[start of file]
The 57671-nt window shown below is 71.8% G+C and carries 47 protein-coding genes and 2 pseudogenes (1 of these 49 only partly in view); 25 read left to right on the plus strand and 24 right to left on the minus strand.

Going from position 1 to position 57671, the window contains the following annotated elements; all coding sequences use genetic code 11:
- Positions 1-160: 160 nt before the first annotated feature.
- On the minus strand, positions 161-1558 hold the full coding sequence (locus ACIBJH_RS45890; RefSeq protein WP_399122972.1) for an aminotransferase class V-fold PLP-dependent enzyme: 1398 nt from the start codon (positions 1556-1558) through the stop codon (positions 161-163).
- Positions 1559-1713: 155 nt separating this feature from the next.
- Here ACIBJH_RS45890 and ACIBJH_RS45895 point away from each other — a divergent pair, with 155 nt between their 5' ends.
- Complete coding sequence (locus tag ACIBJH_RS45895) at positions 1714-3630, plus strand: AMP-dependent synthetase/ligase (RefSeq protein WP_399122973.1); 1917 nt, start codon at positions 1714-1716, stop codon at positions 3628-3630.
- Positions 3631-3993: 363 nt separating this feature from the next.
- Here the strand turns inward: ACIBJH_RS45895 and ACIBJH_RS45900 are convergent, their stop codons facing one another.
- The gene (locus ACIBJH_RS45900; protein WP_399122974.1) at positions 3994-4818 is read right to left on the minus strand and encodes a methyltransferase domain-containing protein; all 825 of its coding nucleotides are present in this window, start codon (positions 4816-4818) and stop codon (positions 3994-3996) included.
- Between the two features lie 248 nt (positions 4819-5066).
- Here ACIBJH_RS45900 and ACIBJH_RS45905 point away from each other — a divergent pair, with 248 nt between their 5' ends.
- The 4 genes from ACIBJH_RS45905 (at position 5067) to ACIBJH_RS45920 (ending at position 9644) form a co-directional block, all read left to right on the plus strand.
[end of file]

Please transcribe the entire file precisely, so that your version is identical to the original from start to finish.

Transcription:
The 57671-nt window shown below is 71.8% G+C and carries 47 protein-coding genes and 2 pseudogenes (1 of these 49 only partly in view); 25 read left to right on the plus strand and 24 right to left on the minus strand.

Going from position 1 to position 57671, the window contains the following annotated elements; all coding sequences use genetic code 11:
- Positions 1-160: 160 nt before the first annotated feature.
- On the minus strand, positions 161-1558 hold the full coding sequence (locus ACIBJH_RS45890; RefSeq protein WP_399122972.1) for an aminotransferase class V-fold PLP-dependent enzyme: 1398 nt from the start codon (positions 1556-1558) through the stop codon (positions 161-163).
- Positions 1559-1713: 155 nt separating this feature from the next.
- Here ACIBJH_RS45890 and ACIBJH_RS45895 point away from each other — a divergent pair, with 155 nt between their 5' ends.
- Complete coding sequence (locus tag ACIBJH_RS45895) at positions 1714-3630, plus strand: AMP-dependent synthetase/ligase (RefSeq protein WP_399122973.1); 1917 nt, start codon at positions 1714-1716, stop codon at positions 3628-3630.
- Positions 3631-3993: 363 nt separating this feature from the next.
- Here the strand turns inward: ACIBJH_RS45895 and ACIBJH_RS45900 are convergent, their stop codons facing one another.
- The gene (locus ACIBJH_RS45900; protein WP_399122974.1) at positions 3994-4818 is read right to left on the minus strand and encodes a methyltransferase domain-containing protein; all 825 of its coding nucleotides are present in this window, start codon (positions 4816-4818) and stop codon (positions 3994-3996) included.
- Between the two features lie 248 nt (positions 4819-5066).
- Here ACIBJH_RS45900 and ACIBJH_RS45905 point away from each other — a divergent pair, with 248 nt between their 5' ends.
- The 4 genes from ACIBJH_RS45905 (at position 5067) to ACIBJH_RS45920 (ending at position 9644) form a co-directional block, all read left to right on the plus strand.